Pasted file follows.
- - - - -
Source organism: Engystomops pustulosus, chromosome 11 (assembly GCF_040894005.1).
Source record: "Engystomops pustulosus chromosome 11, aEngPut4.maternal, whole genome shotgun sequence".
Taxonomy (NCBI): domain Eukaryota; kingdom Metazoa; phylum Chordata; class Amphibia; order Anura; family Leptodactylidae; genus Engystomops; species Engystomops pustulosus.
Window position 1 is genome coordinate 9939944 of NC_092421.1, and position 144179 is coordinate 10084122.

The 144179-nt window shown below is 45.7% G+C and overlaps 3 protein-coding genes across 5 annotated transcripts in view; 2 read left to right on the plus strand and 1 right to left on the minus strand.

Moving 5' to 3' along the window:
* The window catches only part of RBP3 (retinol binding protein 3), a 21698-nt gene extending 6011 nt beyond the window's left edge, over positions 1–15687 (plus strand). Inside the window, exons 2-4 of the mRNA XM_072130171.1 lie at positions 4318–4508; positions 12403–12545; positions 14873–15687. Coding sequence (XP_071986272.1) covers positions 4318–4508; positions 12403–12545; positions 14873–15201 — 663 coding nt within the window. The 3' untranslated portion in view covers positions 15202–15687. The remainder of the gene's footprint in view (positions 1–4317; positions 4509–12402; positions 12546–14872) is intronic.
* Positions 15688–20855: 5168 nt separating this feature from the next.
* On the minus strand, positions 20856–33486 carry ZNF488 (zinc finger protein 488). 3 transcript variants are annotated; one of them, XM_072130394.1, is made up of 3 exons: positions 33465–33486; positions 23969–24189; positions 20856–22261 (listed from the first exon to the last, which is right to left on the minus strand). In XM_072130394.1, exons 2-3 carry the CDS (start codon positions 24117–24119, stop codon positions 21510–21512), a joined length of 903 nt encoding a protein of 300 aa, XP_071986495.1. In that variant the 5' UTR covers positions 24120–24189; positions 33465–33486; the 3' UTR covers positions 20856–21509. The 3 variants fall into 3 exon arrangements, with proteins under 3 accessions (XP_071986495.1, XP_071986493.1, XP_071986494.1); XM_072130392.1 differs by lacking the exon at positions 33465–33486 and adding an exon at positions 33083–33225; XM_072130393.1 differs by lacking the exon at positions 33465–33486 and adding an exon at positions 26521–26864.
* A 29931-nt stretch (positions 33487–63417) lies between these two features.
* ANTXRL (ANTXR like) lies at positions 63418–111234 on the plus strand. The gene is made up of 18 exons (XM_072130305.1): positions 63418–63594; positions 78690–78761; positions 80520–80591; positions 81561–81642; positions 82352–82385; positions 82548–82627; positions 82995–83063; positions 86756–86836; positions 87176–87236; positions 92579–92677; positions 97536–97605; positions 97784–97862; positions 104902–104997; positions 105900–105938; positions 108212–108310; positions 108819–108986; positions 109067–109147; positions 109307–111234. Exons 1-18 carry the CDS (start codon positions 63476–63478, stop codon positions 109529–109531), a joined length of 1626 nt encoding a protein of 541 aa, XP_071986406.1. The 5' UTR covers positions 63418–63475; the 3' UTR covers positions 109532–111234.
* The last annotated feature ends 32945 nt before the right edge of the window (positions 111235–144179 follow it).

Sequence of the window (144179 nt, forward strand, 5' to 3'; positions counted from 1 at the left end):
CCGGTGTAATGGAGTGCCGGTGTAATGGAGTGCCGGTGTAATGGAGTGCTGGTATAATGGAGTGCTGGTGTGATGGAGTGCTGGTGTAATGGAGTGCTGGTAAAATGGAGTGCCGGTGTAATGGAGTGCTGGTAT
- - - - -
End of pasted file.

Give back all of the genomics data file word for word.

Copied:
Source organism: Engystomops pustulosus, chromosome 11 (assembly GCF_040894005.1).
Source record: "Engystomops pustulosus chromosome 11, aEngPut4.maternal, whole genome shotgun sequence".
Taxonomy (NCBI): domain Eukaryota; kingdom Metazoa; phylum Chordata; class Amphibia; order Anura; family Leptodactylidae; genus Engystomops; species Engystomops pustulosus.
Window position 1 is genome coordinate 9939944 of NC_092421.1, and position 144179 is coordinate 10084122.

The 144179-nt window shown below is 45.7% G+C and overlaps 3 protein-coding genes across 5 annotated transcripts in view; 2 read left to right on the plus strand and 1 right to left on the minus strand.

Moving 5' to 3' along the window:
* The window catches only part of RBP3 (retinol binding protein 3), a 21698-nt gene extending 6011 nt beyond the window's left edge, over positions 1–15687 (plus strand). Inside the window, exons 2-4 of the mRNA XM_072130171.1 lie at positions 4318–4508; positions 12403–12545; positions 14873–15687. Coding sequence (XP_071986272.1) covers positions 4318–4508; positions 12403–12545; positions 14873–15201 — 663 coding nt within the window. The 3' untranslated portion in view covers positions 15202–15687. The remainder of the gene's footprint in view (positions 1–4317; positions 4509–12402; positions 12546–14872) is intronic.
* Positions 15688–20855: 5168 nt separating this feature from the next.
* On the minus strand, positions 20856–33486 carry ZNF488 (zinc finger protein 488). 3 transcript variants are annotated; one of them, XM_072130394.1, is made up of 3 exons: positions 33465–33486; positions 23969–24189; positions 20856–22261 (listed from the first exon to the last, which is right to left on the minus strand). In XM_072130394.1, exons 2-3 carry the CDS (start codon positions 24117–24119, stop codon positions 21510–21512), a joined length of 903 nt encoding a protein of 300 aa, XP_071986495.1. In that variant the 5' UTR covers positions 24120–24189; positions 33465–33486; the 3' UTR covers positions 20856–21509. The 3 variants fall into 3 exon arrangements, with proteins under 3 accessions (XP_071986495.1, XP_071986493.1, XP_071986494.1); XM_072130392.1 differs by lacking the exon at positions 33465–33486 and adding an exon at positions 33083–33225; XM_072130393.1 differs by lacking the exon at positions 33465–33486 and adding an exon at positions 26521–26864.
* A 29931-nt stretch (positions 33487–63417) lies between these two features.
* ANTXRL (ANTXR like) lies at positions 63418–111234 on the plus strand. The gene is made up of 18 exons (XM_072130305.1): positions 63418–63594; positions 78690–78761; positions 80520–80591; positions 81561–81642; positions 82352–82385; positions 82548–82627; positions 82995–83063; positions 86756–86836; positions 87176–87236; positions 92579–92677; positions 97536–97605; positions 97784–97862; positions 104902–104997; positions 105900–105938; positions 108212–108310; positions 108819–108986; positions 109067–109147; positions 109307–111234. Exons 1-18 carry the CDS (start codon positions 63476–63478, stop codon positions 109529–109531), a joined length of 1626 nt encoding a protein of 541 aa, XP_071986406.1. The 5' UTR covers positions 63418–63475; the 3' UTR covers positions 109532–111234.
* The last annotated feature ends 32945 nt before the right edge of the window (positions 111235–144179 follow it).

Sequence of the window (144179 nt, forward strand, 5' to 3'; positions counted from 1 at the left end):
CCGGTGTAATGGAGTGCCGGTGTAATGGAGTGCCGGTGTAATGGAGTGCTGGTATAATGGAGTGCTGGTGTGATGGAGTGCTGGTGTAATGGAGTGCTGGTAAAATGGAGTGCCGGTGTAATGGAGTGCTGGTAT